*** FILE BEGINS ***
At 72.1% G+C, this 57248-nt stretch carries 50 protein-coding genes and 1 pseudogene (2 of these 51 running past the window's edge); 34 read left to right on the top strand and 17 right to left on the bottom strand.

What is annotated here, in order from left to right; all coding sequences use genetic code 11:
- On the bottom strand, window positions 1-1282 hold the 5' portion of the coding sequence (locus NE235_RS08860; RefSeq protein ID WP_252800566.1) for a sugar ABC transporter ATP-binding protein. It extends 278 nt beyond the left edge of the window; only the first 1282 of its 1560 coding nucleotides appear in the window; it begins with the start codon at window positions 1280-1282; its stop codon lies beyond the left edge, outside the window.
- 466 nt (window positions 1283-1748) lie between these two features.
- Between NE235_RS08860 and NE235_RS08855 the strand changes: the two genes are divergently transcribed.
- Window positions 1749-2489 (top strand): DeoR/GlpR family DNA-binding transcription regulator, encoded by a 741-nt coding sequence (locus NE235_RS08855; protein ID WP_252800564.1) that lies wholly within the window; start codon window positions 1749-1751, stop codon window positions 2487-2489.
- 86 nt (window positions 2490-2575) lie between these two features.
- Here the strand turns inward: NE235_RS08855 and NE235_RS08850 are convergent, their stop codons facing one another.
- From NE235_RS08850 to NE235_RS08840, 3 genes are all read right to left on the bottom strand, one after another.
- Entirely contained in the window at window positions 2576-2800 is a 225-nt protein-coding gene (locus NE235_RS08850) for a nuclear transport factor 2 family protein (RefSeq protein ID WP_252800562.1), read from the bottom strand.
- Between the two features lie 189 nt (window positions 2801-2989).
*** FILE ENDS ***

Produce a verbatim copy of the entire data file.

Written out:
At 72.1% G+C, this 57248-nt stretch carries 50 protein-coding genes and 1 pseudogene (2 of these 51 running past the window's edge); 34 read left to right on the top strand and 17 right to left on the bottom strand.

What is annotated here, in order from left to right; all coding sequences use genetic code 11:
- On the bottom strand, window positions 1-1282 hold the 5' portion of the coding sequence (locus NE235_RS08860; RefSeq protein ID WP_252800566.1) for a sugar ABC transporter ATP-binding protein. It extends 278 nt beyond the left edge of the window; only the first 1282 of its 1560 coding nucleotides appear in the window; it begins with the start codon at window positions 1280-1282; its stop codon lies beyond the left edge, outside the window.
- 466 nt (window positions 1283-1748) lie between these two features.
- Between NE235_RS08860 and NE235_RS08855 the strand changes: the two genes are divergently transcribed.
- Window positions 1749-2489 (top strand): DeoR/GlpR family DNA-binding transcription regulator, encoded by a 741-nt coding sequence (locus NE235_RS08855; protein ID WP_252800564.1) that lies wholly within the window; start codon window positions 1749-1751, stop codon window positions 2487-2489.
- 86 nt (window positions 2490-2575) lie between these two features.
- Here the strand turns inward: NE235_RS08855 and NE235_RS08850 are convergent, their stop codons facing one another.
- From NE235_RS08850 to NE235_RS08840, 3 genes are all read right to left on the bottom strand, one after another.
- Entirely contained in the window at window positions 2576-2800 is a 225-nt protein-coding gene (locus NE235_RS08850) for a nuclear transport factor 2 family protein (RefSeq protein ID WP_252800562.1), read from the bottom strand.
- Between the two features lie 189 nt (window positions 2801-2989).